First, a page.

Take the 2-minute tour ×
Academia Stack Exchange is a question and answer site for academics and those enrolled in higher education. It's 100% free, no registration required.

I am a student who graduated with a Master from a German university in April this year, majored in materials science, willing to further pursue a PHD degree in a European university (or possibly a university in the USA if I can not get anything in the EU). I have already applied to a certain amount of universities´ PHD studentship programs.

I admit that there hardly are positions exactly fitting the thesis work and research activity I had in my Master study program, because materials science is a very diverse and gargantuan subject. Each different university has its own research preference and inclination. Sometimes you may say you can find between 20%-40% overlap with your past experiences, including the similarity of research content, or the techniques being used. So I tried to apply to all of them, the replies were mostly like this: "You can not fit the best of criteria.." It has been several months, there is still no slight improvement of my application.

My GPA is 3.4/4 (no publications so far), but according to the PhD advertisements I have viewed, some universities have rules about the basic grade requirement you need to have for PhD enrollment, some do not have. The universities I had finished my Master and Bachelor study have certain reputation in their own region or country. My Master degree is Master of science(M.Sc.), Master thesis is about metal-oxide nanostructures synthesis and its application (basically using different approach trying and trying again, compare the final results), on the one hand I am afraid of the simple and even boring thesis work could give people wrong impression about my research experiences that is poor and rudimentary, Professor will have some doubts about whether I am truly quantifying to do some sophisticated PhD work, on the other hand, if I stick to doing metal-oxide fabrication research or related in my PhD study, you need to have solid background in chemistry, which also is what I am lack of.

Unfortunately I do not have too much contact with my professor (thesis advisor) except having some discusses related to my Master thesis, because our group is very big one and each PhD student is responsible for supervising master students for their thesis work, so Professor could have time and energy doing other things, I only asked my professor for recommendation letter once, maybe I also need his suggestion about my applications.

After I have accepted some rejected letters, I started to think which kind of project could fit my profile, not only I can be accepted by them but I can also enjoy my project and stretch my muscle, doing some useful in materials science field.

Sometimes I am confounded by various projects and their fancy names offered in the webpages, and do not know what to do next. but I still have a dream about one day I could leave my fingerprints on the TEM machine and my thoughts on the scientific papers.If you are a PHD student (have successful application experiences) majored in materials science or related area, I kindly ask for suggestion (any suggestion and any opinions will be useful to me).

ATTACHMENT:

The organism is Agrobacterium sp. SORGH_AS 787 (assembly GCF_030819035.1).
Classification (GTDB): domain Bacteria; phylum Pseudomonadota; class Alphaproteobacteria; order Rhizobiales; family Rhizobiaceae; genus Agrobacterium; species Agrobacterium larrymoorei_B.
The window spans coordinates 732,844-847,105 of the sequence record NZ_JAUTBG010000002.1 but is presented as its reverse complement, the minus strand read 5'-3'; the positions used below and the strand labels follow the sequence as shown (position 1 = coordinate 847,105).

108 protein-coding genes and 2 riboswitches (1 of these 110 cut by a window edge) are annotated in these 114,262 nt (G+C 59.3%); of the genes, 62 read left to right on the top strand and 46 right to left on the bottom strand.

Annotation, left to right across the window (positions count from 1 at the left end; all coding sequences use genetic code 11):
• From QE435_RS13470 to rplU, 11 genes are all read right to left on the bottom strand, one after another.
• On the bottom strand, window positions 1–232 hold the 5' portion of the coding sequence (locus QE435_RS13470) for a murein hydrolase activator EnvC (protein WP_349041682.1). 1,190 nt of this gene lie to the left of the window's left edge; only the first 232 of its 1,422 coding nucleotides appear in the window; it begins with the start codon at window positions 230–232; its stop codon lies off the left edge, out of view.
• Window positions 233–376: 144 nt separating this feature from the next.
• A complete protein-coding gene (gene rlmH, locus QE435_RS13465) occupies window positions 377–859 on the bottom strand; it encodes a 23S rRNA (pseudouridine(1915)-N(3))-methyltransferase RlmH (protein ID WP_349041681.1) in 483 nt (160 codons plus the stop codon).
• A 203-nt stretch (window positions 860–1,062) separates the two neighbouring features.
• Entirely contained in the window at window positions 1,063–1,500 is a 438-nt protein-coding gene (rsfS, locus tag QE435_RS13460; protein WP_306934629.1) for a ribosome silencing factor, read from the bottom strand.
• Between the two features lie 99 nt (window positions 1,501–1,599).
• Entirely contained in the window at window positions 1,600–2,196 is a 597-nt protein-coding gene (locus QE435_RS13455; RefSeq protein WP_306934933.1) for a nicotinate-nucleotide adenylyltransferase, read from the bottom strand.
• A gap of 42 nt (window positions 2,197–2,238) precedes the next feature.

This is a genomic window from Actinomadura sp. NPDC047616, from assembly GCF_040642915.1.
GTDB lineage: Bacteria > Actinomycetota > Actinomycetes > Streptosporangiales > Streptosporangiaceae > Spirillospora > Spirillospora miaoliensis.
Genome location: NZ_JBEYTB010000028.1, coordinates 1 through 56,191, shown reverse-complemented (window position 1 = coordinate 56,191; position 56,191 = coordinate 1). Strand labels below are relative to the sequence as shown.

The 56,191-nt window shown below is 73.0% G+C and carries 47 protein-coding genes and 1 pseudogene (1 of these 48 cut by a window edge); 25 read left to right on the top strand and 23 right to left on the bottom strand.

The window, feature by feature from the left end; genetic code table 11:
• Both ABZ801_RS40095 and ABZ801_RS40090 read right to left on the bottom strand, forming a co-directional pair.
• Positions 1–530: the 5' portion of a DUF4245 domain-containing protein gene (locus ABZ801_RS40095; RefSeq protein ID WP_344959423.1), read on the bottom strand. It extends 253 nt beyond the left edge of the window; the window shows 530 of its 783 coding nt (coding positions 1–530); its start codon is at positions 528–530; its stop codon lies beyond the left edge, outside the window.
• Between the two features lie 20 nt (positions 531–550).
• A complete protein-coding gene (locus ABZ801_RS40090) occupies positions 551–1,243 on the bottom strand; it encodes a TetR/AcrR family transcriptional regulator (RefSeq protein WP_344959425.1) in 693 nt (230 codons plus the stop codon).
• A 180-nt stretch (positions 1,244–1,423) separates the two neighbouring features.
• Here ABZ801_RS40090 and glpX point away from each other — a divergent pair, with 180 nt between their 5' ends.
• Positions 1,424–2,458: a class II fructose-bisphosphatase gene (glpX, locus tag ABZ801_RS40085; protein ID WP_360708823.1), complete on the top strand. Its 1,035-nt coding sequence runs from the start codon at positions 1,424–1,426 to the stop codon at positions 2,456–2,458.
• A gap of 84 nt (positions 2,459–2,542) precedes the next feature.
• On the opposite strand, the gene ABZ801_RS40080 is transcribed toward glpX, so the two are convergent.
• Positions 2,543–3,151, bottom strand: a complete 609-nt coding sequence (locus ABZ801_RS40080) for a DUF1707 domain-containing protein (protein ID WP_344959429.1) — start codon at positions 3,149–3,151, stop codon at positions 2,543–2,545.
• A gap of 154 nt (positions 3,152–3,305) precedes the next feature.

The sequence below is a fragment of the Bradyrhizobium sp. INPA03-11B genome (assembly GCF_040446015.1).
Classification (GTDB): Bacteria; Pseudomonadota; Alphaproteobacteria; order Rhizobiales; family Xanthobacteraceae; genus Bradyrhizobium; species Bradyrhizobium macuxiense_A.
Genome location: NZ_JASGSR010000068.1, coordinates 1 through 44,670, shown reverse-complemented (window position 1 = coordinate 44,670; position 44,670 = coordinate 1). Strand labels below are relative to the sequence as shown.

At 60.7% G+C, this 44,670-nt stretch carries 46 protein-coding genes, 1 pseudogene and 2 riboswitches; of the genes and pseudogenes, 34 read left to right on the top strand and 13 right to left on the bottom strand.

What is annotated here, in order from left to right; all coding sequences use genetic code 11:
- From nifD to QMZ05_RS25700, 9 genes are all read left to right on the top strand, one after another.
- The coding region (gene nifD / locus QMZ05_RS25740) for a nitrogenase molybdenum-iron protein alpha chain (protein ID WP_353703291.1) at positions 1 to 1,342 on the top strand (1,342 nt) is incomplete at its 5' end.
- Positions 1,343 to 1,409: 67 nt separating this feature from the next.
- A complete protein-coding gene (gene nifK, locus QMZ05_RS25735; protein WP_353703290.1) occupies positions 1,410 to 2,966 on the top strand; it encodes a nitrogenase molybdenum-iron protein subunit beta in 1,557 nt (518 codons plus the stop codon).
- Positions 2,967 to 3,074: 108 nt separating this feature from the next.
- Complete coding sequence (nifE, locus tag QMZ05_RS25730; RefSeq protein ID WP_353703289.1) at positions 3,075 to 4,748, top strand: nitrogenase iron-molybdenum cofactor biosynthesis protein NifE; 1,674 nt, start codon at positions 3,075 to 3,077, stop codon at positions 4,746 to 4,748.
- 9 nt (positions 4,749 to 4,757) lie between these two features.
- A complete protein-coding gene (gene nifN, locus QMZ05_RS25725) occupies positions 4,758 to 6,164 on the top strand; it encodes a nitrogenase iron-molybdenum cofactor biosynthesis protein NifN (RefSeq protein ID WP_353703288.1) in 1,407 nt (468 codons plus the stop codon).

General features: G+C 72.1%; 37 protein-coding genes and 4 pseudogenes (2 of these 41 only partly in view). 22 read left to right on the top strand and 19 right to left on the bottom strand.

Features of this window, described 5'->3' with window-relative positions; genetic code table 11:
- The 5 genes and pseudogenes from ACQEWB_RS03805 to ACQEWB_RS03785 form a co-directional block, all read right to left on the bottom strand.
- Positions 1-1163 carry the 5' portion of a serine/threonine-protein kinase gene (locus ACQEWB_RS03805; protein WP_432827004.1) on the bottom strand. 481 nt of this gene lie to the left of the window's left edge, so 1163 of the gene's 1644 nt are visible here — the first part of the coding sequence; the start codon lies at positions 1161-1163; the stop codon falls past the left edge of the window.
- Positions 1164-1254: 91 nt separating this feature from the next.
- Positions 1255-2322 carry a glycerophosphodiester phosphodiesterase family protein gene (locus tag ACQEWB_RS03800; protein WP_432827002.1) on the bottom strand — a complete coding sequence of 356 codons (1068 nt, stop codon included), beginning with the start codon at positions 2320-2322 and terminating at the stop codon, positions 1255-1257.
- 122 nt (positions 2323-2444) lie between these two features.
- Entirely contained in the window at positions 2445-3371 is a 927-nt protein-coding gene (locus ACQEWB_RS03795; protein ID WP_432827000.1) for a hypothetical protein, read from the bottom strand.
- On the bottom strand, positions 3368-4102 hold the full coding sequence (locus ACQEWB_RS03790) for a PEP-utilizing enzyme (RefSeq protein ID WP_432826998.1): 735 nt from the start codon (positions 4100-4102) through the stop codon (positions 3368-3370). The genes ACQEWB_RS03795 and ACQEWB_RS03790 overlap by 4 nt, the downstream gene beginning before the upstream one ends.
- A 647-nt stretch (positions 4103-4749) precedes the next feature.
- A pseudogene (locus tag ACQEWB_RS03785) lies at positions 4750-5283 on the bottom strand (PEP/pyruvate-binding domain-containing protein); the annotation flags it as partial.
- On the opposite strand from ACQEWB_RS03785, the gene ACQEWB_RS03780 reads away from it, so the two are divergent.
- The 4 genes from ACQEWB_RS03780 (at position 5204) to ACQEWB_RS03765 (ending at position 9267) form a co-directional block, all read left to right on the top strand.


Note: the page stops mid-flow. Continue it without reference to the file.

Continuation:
share|improve this question
1  
You can read this post if you'd like to understand the reason for this policy. Basically, it's that questions asking "What are good Xs for Y?" are not considered a good fit for a question and answer site that's meant to be a canonical reference for future users with the same question (as opposed to, say, a discussion forum where they'd be OK) –  ff524 Jul 23 at 22:22
1  
What number is "a large number?" Get someone else to look at your applications materials and help you detect whether you're doing something that is hurting you. –  Ben Crowell Jul 23 at 23:02
1  
@BenCrowell thanks for your concerns, this is the titles someone edited for me, it is not what I really meant, I actually applied to several positions (not "a large number", that is too much exaggerated) related to materials science, what I needed is good suggestion from PhD students in materials science who can give me certain direction or good advice.. –  Daniel Jul 23 at 23:14
2  
General requests for "suggestions" tend to be too broad to get answered here. If you highlight a very specific, answerable question, you will probably get more useful advice. As you can see, we're having some trouble understanding what your specific question is. –  ff524 Jul 23 at 23:18
1  
It depends on how qualified you are. –  David Ketcheson Jul 24 at 10:25

4 Answers 4

up vote 6 down vote accepted

I am surprised there has been no mention of your Master's thesis advisor. Judging from my humble experience, your advisor's support can be very important for finding your next position.

This support could come from their scientific network (e.g. by establishing contact to a group you want to apply to), writing letters of recommendation, or even just looking over your CV and cover letter. They will know better what a “good” application should look like in your field.

Of course, all that is assuming that you have a good working relationship to your advisor. If not, maybe another professor / experienced researcher would be prepared to help you. You say you already graduated in April, so I do not know how much contact there has been since then …

share|improve this answer